First, there are two articles worth reading:
Schools hope recycling funds won’t change Note: one school’s marquee I saw this weekend pleads for people to continue to bring their paper to it as it brings them “$80 a month”. Unfortunately, I didn’t have my camera with me.
Ok. Government schools aren’t charities but many charities (such as the Bountiful Community Food Pantry) use such bins for funding. Additionally, as Mr. Lyman points out in his letter, while Greenfiber will place bins in business lots but, often, the business donates the proceeds from the bins to charity.
While the above articles relate to paper recycling, the same applies to aluminum. All those pop cans are pretty valuable. In my area (and many others), the (Boy and Girl) Scouts collect them and turn them in as a supplementary funding source. I doubt they’re the only charitable groups who do so (just ask around – I bet schools also collect aluminum). Of course, the other option is to save the cans yourself and donate the money to charity, or as Mr. Schroeder did, put your kids through college with the money and give it to charity after they graduate (video here).
So rather incentivize the forced recycling fiat in Bountiful and other south Davis cities, give the valuable recyclables to groups who positively impact the community and don’t force their will onto others via governmental edict.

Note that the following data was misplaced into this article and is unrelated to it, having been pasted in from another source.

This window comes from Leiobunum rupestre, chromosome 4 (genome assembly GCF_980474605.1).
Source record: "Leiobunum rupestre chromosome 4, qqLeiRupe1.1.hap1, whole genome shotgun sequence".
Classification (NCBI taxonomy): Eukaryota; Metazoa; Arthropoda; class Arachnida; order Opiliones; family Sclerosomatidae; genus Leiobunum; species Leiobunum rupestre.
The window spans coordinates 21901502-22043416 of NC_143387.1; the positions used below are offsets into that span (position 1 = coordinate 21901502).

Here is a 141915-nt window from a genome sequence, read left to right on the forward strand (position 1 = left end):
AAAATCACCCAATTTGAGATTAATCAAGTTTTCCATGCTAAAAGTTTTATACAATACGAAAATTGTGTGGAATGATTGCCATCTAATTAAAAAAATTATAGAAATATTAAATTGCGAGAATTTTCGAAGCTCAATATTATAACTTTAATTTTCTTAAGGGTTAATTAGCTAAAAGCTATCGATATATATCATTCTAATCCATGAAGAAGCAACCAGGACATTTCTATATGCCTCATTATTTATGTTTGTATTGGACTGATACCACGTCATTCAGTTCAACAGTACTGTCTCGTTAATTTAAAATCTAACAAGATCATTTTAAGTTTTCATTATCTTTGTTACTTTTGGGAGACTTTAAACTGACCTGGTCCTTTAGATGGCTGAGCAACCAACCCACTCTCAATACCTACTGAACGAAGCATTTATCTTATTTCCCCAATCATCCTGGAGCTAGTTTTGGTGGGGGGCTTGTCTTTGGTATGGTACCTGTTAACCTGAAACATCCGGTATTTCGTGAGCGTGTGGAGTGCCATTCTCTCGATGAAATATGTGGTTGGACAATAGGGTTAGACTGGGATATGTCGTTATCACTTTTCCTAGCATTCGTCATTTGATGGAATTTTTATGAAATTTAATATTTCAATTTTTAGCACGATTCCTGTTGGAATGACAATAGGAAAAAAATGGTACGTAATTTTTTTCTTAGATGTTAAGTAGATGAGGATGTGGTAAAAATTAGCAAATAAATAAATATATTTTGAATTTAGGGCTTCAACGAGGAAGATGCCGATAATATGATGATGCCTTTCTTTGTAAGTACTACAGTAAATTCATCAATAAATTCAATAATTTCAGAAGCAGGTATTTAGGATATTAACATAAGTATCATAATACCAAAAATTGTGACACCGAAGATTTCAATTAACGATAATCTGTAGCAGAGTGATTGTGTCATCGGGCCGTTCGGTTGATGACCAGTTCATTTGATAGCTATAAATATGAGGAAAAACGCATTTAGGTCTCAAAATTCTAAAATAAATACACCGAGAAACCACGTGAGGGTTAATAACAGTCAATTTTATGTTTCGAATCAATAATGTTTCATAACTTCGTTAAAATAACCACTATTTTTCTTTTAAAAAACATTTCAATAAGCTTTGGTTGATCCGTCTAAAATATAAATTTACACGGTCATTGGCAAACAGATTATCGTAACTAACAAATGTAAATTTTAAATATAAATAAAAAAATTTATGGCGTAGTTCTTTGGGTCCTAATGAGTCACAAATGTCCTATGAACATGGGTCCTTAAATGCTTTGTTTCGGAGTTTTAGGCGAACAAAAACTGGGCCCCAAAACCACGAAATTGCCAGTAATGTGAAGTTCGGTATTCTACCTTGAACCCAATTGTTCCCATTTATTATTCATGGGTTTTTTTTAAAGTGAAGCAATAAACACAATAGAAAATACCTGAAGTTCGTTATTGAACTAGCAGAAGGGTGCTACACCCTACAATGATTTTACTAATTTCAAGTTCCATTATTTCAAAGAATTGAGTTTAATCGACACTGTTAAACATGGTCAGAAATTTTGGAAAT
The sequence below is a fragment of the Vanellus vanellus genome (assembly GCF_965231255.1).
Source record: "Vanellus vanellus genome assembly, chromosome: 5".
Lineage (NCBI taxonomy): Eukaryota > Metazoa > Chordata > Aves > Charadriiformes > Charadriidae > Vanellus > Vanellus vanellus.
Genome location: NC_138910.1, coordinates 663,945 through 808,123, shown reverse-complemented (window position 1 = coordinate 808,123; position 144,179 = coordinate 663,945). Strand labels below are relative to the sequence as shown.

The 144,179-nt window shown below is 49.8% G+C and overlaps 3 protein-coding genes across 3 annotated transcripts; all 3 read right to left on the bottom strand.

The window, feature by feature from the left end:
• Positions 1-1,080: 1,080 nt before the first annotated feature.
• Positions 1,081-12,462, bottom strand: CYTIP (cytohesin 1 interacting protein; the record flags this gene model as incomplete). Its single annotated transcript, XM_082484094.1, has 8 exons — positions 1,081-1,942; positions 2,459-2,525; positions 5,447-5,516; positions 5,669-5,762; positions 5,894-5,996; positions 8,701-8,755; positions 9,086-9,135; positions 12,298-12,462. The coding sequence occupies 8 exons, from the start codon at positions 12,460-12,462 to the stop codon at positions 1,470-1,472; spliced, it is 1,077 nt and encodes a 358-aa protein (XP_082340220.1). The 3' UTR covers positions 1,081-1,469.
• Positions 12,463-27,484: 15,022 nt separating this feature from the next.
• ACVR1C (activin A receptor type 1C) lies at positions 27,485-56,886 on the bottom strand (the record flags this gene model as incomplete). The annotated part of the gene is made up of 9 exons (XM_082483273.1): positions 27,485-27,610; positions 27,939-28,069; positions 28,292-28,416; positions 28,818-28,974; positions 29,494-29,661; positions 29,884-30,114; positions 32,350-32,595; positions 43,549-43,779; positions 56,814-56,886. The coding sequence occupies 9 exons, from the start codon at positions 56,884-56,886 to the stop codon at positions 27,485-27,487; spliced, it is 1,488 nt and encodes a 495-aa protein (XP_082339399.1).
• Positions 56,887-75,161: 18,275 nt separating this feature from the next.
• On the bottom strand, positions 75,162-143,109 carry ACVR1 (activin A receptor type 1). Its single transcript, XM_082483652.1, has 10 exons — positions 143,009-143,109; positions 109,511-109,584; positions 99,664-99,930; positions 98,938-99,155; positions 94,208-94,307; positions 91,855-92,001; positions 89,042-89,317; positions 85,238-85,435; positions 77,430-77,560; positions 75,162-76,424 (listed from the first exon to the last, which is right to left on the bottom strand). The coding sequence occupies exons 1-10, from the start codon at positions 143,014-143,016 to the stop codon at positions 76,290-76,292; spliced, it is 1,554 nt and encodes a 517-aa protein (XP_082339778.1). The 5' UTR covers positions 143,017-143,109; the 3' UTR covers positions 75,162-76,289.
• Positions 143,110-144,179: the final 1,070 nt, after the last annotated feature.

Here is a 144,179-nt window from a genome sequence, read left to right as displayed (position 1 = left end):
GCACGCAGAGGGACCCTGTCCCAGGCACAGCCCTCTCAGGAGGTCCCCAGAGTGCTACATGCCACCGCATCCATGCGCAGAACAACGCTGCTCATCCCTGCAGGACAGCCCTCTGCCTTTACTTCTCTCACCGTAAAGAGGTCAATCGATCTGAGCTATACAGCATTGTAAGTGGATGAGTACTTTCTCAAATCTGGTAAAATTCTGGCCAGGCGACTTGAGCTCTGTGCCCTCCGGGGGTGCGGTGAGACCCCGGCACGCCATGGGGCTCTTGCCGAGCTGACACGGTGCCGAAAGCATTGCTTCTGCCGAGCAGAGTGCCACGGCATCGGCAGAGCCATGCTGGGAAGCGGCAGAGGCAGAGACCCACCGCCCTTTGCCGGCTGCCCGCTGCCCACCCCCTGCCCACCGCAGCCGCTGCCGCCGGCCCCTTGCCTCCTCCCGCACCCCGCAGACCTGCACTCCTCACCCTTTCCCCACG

Closing notes: I contacted Centerville city and the very polite operator noted that the city council is leaning for an opt-out provision but no final decision is made on that either. I would suggest Centerville citizens contact the city and ask, at least, for an opt out provision. Even then, be very careful, it is easy for the city council and special interests to reneg on their promises/statements when they think no one is watching as demonstrated recently by Bountiful City.
Finally, Bountiful City residents – while the City is acting as the billing department for the private recycling company (Waste Management) and the actual recycling program is run by WM, don’t even think of not paying for the recycling if you don’t plan on using it. The city will cut your services. As I said before, these programs are, ultimately, a government-enforced monopoly. For more posts on the local recycling issue, click here.
Again, please give the recyclables to charity (or schools). It’s easy, convenient, and doesn’t burden your neighbor with more government fees.